Where did it all begin?

Nonstick coatings hit the selling floors in the early 1960s.

The first nonsticks were made primarily of polytetrafluoroethylene (PTFE). PTFE has the lowest coefficient of friction (CoF) of any known solid. In other words, the majority of materials (in this case foodstuffs) do not stick to it.

PTFE's low CoF "releases" the materials, making it easy to separate them from the coating. Therefore, on nonstick pans, most substances are easily removed from the surface.

Unfortunately, PTFE is also very soft and, if unprotected, wears quickly. While early nonsticks had good release, they were soft and wore out after little use. The result: nonstick-coated cookware earned the reputation of being "disposable".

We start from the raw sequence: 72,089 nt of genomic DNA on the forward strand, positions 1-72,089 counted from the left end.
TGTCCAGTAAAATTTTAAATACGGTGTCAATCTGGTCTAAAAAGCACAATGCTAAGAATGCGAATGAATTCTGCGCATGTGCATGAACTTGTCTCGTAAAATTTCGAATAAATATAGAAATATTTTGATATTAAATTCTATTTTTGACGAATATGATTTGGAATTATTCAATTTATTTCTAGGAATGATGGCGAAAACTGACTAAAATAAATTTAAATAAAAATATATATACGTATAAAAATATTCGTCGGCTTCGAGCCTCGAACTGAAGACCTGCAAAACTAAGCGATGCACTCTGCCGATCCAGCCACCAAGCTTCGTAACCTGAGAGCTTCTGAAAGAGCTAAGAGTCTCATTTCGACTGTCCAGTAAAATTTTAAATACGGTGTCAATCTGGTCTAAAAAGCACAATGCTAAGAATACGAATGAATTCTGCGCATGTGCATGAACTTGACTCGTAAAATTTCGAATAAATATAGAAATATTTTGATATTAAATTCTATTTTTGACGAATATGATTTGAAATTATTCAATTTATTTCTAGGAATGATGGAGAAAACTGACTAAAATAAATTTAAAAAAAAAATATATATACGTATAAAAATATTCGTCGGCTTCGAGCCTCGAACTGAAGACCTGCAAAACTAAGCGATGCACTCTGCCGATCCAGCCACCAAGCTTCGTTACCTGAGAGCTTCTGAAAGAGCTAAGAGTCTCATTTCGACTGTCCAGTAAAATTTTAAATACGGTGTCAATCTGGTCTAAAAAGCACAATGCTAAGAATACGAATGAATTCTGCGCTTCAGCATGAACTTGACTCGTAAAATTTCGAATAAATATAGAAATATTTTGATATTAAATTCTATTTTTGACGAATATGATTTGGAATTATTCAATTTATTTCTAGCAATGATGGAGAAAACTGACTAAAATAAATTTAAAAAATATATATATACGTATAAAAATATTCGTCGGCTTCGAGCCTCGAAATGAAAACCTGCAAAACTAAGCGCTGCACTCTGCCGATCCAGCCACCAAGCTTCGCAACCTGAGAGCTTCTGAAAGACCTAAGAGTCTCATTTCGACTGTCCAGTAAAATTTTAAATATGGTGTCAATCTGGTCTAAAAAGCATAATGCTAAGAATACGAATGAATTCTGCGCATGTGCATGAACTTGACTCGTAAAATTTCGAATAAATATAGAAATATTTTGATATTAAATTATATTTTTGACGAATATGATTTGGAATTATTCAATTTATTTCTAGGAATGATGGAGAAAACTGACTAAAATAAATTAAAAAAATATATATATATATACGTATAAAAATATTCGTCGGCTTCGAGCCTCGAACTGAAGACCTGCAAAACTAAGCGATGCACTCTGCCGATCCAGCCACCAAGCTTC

Product Knowledge Network, everything you need to know about nonstick-coated houseware products
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The 3 Keys to Proper Coating Application

Examples of Coating Problems Caused

Peeling Peeling or flaking is usually caused by improper surface preparation, or too low a cure temperature.
Blisters Blisters are usually caused by coating applied too thickly with too fast a film formation, too rapid evaporation of solvents, or increasing the part temperature too quickly.

If you want to know more about what to ask your vendors, and how to check these critical components of coating application, contact us at retail@whitfordww.com.


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